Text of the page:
Posted in | News | Lithium | Mining Business

Ameriwest Lithium Sees Potential in Edwards Creek Valley Property

The Edwards Creek Valley Property in Nevada, owned by Ameriwest Lithium Inc., a North American lithium exploration and development company, could contain a much larger shallow brine target than previously believed, according to the results of a magnetotelluric geophysical survey. The property is located about 120 miles east of Reno.

Ameriwest Lithium, Edwards Creek Valley Property
Edwards Creek Valley MT Survey. Image Credit: Ameriwest Lithium Inc.

We are extremely excited by the results of the MT Survey, especially the delineation of a large near surface brine target that appears to be almost 20 km2 in size. The Company plans to move forward with permitting to test this shallow target with drilling and will ultimately follow up with testing of the deeper targets in the future.

David Watkinson, President and Chief Executive Officer, Ameriwest Lithium Inc.

There are 1,243 adjacent claims totaling 22,200 acres in Edwards Creek. As part of the MT Survey, the company finished six MT lines to cover the claim area depicted in the figure. An MT Survey measures the electrical resistivity of the subsoil.

High salty water is responsible for low electrical resistivity, the same as high electrical conductivity, in the pores of a host reservoir. Lithium could be present in brine or saline water. For instance, Clayton Valley in Nevada contains lithium brine deposits, including the active Silver Peak Mine of Albemarle.

Another figure depicts MT measurements (resistivity) along MT Line 2 in an example cross-section. In the dark shades of the cross-section, a large shallow near-surface zone with strong conductivity can be seen. Areas having resistivities of less than 1.5 ohm-m are sought after by Ameriwest.

Less than 1.5 ohm-m low resistivities point to possible brine sites that could contain lithium. The figure's deeper underground zones of low resistivity (high conductivity) also indicate several deeper brine prospects.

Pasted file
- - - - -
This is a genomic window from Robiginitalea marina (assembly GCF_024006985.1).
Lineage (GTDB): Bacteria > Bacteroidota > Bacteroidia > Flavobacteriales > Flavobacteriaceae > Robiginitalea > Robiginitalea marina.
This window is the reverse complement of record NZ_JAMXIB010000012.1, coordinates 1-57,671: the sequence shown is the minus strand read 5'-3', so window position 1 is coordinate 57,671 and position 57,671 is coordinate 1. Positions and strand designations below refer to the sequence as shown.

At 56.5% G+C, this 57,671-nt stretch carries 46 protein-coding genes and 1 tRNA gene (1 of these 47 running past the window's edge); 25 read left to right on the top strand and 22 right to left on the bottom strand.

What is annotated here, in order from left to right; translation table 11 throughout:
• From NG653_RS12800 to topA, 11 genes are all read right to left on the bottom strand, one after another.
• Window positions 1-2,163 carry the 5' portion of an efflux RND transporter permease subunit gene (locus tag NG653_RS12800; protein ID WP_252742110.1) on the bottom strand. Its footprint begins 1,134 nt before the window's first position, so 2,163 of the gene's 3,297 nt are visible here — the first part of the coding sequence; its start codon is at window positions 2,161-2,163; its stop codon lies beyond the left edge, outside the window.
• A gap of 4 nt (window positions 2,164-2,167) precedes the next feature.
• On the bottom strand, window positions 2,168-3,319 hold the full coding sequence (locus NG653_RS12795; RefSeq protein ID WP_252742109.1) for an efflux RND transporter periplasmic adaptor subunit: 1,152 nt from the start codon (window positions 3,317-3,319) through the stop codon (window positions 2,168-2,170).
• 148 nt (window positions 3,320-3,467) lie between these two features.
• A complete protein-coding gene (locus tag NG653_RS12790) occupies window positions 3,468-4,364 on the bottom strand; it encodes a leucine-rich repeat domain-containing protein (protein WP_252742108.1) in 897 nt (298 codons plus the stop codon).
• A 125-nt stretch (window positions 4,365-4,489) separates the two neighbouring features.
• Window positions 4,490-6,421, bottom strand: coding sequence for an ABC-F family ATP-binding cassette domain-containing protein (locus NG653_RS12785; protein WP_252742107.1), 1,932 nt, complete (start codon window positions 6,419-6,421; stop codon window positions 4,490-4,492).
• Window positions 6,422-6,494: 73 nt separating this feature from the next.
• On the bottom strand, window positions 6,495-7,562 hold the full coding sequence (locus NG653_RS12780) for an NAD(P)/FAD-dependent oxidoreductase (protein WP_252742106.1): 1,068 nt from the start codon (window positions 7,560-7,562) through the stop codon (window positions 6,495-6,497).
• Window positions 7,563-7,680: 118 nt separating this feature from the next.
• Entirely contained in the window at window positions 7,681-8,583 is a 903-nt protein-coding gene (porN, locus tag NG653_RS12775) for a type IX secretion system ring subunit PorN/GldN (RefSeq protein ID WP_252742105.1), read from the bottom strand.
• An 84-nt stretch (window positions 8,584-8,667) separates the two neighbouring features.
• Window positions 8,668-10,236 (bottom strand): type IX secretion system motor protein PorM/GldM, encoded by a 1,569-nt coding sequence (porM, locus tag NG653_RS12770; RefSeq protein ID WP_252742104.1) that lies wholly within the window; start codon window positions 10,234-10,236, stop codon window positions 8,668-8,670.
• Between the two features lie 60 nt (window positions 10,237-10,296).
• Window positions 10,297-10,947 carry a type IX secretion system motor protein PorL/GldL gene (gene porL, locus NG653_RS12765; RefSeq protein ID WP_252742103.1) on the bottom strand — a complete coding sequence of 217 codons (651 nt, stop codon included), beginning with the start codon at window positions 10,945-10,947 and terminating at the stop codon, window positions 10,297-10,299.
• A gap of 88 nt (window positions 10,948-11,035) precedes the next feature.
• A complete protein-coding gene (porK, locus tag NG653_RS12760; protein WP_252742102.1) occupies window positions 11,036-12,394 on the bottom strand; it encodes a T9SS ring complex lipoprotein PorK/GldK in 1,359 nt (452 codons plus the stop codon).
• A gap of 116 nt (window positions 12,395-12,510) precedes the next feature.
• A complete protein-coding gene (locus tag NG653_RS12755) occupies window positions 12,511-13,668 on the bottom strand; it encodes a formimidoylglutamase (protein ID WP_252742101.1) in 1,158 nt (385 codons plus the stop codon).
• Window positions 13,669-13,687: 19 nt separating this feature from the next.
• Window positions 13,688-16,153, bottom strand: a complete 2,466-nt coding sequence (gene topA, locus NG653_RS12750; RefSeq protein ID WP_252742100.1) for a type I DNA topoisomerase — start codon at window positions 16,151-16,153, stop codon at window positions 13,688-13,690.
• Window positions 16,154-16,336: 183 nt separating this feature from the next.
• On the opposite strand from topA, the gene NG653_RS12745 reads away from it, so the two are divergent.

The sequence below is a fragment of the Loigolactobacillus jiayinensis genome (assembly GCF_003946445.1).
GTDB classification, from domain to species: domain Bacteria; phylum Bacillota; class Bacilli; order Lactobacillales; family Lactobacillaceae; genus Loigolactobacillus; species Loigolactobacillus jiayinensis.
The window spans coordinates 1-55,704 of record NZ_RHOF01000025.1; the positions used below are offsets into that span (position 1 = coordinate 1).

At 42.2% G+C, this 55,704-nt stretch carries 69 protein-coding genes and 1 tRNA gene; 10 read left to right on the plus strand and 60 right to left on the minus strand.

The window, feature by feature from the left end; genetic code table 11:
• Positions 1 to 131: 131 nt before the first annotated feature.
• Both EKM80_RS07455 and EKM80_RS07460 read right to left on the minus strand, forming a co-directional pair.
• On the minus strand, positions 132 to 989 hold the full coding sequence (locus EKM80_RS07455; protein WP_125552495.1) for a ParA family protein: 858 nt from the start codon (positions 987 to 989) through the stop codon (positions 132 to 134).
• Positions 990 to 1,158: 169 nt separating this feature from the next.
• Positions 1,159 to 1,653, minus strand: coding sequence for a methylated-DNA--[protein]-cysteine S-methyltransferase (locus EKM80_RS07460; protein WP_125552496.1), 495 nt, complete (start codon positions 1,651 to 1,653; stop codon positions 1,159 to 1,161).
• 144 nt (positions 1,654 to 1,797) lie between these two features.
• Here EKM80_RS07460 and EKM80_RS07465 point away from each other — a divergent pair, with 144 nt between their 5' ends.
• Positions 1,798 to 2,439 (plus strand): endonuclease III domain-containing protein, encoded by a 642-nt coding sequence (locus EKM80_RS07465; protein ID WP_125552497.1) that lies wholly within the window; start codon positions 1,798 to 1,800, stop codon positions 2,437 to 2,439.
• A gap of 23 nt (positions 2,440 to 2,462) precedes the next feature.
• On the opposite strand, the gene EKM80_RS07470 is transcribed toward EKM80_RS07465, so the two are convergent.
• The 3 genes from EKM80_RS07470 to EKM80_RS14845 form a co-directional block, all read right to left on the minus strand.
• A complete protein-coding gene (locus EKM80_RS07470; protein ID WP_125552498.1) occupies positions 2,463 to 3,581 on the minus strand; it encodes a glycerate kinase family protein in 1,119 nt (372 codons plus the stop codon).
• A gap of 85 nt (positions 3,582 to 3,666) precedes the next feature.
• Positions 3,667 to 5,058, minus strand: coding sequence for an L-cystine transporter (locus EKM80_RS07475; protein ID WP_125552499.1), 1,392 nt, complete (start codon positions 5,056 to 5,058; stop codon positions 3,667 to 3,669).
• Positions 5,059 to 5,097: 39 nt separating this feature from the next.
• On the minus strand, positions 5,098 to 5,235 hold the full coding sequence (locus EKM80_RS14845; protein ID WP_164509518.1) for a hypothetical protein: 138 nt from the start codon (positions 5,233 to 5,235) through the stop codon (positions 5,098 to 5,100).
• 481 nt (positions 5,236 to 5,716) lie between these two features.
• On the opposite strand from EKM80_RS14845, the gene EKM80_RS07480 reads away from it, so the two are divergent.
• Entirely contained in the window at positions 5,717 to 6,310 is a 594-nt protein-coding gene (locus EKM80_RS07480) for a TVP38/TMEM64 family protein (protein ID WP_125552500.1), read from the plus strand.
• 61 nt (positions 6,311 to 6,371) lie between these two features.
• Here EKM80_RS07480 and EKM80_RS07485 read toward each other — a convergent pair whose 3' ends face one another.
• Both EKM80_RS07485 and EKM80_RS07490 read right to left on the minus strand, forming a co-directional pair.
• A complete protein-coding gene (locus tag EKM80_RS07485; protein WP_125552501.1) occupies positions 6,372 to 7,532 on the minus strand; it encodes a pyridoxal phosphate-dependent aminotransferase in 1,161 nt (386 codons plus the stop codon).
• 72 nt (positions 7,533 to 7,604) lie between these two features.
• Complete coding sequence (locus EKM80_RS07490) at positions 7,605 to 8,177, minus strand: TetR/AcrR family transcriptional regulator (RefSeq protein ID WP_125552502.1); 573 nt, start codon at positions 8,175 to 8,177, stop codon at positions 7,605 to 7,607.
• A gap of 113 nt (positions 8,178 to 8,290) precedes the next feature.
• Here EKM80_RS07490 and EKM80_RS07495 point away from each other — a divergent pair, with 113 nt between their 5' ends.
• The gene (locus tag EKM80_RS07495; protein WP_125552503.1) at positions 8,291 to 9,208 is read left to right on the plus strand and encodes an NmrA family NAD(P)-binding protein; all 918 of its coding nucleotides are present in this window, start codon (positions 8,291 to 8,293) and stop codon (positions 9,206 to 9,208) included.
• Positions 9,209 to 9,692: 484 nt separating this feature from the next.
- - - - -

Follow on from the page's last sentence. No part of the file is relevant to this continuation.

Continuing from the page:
The six MT lines are also interpreted together in the figure with an approximation of the size of the shallow and deep high conductivity zones. The shallow conductivity zone, indicated in red and occurs at the surface, is thought to have an extent of around 20 km2 (8 mi2) and a thickness of between 100 and 200 m (300 and 600 feet).

The Ameriwest claim block seems to contain the shallow conductivity zone roughly parallel to the basin axis.

The MT 2D inversions also reveal several deeper conductivity zones depicted in red. These conductivity zones appear to have trends similar to the shallow zone and are oriented (northwest to southeast).

In some places, the deeper zones can be as deep as 1,400 m (4,600 ft). As of right now, it is unknown whether the shallow or deep low-resistances are connected to the hot springs or other geothermal resources in the vicinity as indicated on the map.

Notably, the occurrence of low resistivity zones, which denote high conductivity intervals, is likely a sign of heavily salinized aquifers. There is, however, no guarantee that there are appreciable lithium concentrations in brine or that a useful commercial resource has been found.

Lithium resource presence can only be demonstrated through drilling and water sampling. As no established mineral resources or reserves exist on the property, any similarities to projects like Albemarle’s Silver Peak Mine do not ensure exploration success at Edwards Creek.


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